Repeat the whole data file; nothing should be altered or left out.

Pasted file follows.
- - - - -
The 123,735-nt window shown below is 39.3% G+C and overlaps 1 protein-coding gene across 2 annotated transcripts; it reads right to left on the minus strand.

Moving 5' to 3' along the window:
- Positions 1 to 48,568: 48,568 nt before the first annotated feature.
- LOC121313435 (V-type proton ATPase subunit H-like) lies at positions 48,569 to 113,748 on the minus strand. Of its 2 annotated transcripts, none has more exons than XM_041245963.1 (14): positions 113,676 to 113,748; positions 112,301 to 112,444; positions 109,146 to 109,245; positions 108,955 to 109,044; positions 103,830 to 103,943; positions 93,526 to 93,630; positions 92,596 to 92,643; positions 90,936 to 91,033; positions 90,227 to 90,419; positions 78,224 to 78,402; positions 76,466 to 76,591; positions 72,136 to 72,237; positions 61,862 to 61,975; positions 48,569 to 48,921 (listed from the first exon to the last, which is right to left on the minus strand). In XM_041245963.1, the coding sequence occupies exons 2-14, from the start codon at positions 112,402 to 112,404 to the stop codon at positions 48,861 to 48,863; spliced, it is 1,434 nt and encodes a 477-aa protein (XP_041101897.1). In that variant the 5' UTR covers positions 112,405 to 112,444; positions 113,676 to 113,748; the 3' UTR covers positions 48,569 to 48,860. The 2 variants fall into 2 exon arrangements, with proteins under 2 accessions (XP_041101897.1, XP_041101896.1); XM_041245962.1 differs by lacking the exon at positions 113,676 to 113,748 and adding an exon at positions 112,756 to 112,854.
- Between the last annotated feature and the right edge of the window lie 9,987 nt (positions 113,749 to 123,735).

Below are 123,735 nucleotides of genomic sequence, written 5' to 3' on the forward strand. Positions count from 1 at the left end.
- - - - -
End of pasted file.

The 123,735-nt window shown below is 39.3% G+C and overlaps 1 protein-coding gene across 2 annotated transcripts; it reads right to left on the minus strand.

Moving 5' to 3' along the window:
- Positions 1 to 48,568: 48,568 nt before the first annotated feature.
- LOC121313435 (V-type proton ATPase subunit H-like) lies at positions 48,569 to 113,748 on the minus strand. Of its 2 annotated transcripts, none has more exons than XM_041245963.1 (14): positions 113,676 to 113,748; positions 112,301 to 112,444; positions 109,146 to 109,245; positions 108,955 to 109,044; positions 103,830 to 103,943; positions 93,526 to 93,630; positions 92,596 to 92,643; positions 90,936 to 91,033; positions 90,227 to 90,419; positions 78,224 to 78,402; positions 76,466 to 76,591; positions 72,136 to 72,237; positions 61,862 to 61,975; positions 48,569 to 48,921 (listed from the first exon to the last, which is right to left on the minus strand). In XM_041245963.1, the coding sequence occupies exons 2-14, from the start codon at positions 112,402 to 112,404 to the stop codon at positions 48,861 to 48,863; spliced, it is 1,434 nt and encodes a 477-aa protein (XP_041101897.1). In that variant the 5' UTR covers positions 112,405 to 112,444; positions 113,676 to 113,748; the 3' UTR covers positions 48,569 to 48,860. The 2 variants fall into 2 exon arrangements, with proteins under 2 accessions (XP_041101897.1, XP_041101896.1); XM_041245962.1 differs by lacking the exon at positions 113,676 to 113,748 and adding an exon at positions 112,756 to 112,854.
- Between the last annotated feature and the right edge of the window lie 9,987 nt (positions 113,749 to 123,735).

Below are 123,735 nucleotides of genomic sequence, written 5' to 3' on the forward strand. Positions count from 1 at the left end.